France Cuillier Pere et Fils Brut Selection Pinot Noir / Chardonnay NV Fine bubble with green apple
and pear aromas. Fine bubble with lemon and pear flavour. This wine was like enjoying a fresh pear. Very tasty!
South Africa Moreson Blanc de Blancs Brut Method
Cap Classic
Chardonnay NV It had a very fine bubble. Red
apple, citrus, light spice and bready flavour. It had a long finish. Nice.

If you are in the Vancouver, BC area, you should be able to get these wines (but not necessarily some of the exact vintages) at a BC Specialty liquor store, or some private wine stores like Everything Wine.

You may also want to celebrate the coming of 2010 with a BC sparkling wine. Here is a list of some sparkling BC wines from Everything Wine (you may be able to get these at BC liquor stores too):

Blue Mountain Gold Label Sparkling 750 mL Sparkling $29.99
Charles Meunier Sparkling 750ml Sparkling $13.99
Gray Monk Odyssey Brut Sparkling 750 mL Sparkling $26.99
Starling Lane ‘Celebration’ Brut 750 ml Sparkling $30.99

I hope I’ve given you a few ideas for a sparkling wine for New Year’s Eve. FYI, I’ll probably be enjoying a bottle of Summerhill Cipes Brut N/V from the Okanagan. Cheers!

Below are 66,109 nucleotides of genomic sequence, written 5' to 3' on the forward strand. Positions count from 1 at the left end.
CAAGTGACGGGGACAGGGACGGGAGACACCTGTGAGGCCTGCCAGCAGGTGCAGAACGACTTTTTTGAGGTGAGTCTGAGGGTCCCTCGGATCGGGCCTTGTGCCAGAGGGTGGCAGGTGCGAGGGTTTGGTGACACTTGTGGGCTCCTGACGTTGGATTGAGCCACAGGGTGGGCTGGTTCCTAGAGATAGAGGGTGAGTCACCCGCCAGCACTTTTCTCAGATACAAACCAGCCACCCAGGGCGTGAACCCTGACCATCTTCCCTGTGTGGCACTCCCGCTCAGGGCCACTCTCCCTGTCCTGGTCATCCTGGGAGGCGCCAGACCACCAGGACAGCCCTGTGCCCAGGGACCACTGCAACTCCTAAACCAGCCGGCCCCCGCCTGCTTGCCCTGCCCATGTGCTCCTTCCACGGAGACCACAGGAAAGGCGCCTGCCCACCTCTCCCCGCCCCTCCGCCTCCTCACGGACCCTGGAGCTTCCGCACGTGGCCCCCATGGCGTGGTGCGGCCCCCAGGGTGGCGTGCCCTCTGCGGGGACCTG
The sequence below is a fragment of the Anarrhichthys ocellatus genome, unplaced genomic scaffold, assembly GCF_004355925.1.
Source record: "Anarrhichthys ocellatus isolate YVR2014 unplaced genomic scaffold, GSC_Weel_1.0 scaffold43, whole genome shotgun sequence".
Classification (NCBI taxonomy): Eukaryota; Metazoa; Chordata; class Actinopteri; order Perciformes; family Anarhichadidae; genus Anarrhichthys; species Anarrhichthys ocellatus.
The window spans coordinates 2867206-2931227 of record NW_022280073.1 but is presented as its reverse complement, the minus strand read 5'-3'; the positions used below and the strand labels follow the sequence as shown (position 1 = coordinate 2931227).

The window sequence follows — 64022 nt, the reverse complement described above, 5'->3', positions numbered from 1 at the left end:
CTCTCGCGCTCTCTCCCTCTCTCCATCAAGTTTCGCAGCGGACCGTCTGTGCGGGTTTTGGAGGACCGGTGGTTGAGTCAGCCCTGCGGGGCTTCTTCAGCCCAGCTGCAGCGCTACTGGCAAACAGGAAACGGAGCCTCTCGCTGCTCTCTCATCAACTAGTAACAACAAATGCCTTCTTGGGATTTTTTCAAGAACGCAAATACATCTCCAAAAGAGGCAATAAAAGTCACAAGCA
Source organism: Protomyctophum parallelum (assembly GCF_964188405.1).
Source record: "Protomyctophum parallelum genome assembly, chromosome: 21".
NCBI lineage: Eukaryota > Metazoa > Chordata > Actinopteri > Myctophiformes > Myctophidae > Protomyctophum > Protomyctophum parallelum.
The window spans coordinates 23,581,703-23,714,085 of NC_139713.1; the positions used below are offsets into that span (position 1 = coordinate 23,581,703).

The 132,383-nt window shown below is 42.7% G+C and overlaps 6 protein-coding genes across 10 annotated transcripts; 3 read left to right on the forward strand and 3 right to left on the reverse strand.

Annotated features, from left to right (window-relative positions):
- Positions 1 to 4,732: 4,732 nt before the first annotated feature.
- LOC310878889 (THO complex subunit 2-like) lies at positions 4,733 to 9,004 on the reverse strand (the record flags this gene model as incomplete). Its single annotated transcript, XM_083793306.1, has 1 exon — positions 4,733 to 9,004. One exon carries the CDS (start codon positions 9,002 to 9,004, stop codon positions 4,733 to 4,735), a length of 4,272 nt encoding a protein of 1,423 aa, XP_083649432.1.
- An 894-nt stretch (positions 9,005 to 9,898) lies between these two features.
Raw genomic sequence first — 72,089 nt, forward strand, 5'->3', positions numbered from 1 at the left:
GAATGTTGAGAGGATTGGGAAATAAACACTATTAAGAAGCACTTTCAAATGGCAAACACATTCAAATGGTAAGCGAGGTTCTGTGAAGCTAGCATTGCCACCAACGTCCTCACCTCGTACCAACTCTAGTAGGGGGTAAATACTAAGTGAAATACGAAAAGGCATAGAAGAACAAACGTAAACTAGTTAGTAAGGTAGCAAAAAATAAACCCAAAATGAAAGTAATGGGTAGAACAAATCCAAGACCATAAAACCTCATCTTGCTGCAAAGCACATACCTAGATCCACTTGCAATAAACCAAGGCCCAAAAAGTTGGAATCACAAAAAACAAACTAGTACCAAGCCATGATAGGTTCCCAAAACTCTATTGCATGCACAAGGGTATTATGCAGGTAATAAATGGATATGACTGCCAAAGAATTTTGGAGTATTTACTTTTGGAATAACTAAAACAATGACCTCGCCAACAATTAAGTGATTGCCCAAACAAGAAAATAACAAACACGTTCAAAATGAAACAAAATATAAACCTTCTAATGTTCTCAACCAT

A Good Time for Ice Wine

With snow falling here in Vancouver, I thought I’d talk a bit about Ice Wine. Ice wine’s origin is in Germany where it is called Eiswein. Eiswein production began in the late 1700s and more fully in the 1800s in Germany. The first Canadian ice wine was made in BC by Walter Hainle in 1973 at the Hainle Vineyards.

How is ice wine made? The short answer is the wine is made from frozen grapes, but of course there is more to it than that. The grapes are typically a white varietal, such as Riesling or Vidal, but you can now find some red ice wines, from Pinot Noir and other grapes. Riesling is the traditional grape for ice wine due to its high level of acidity. This high level of acidity is important to balance the high sugar content from the concentrated grape juice. The high acidity made the ice wine refreshing instead of cloyingly sweet (imagine drinking maple syrup).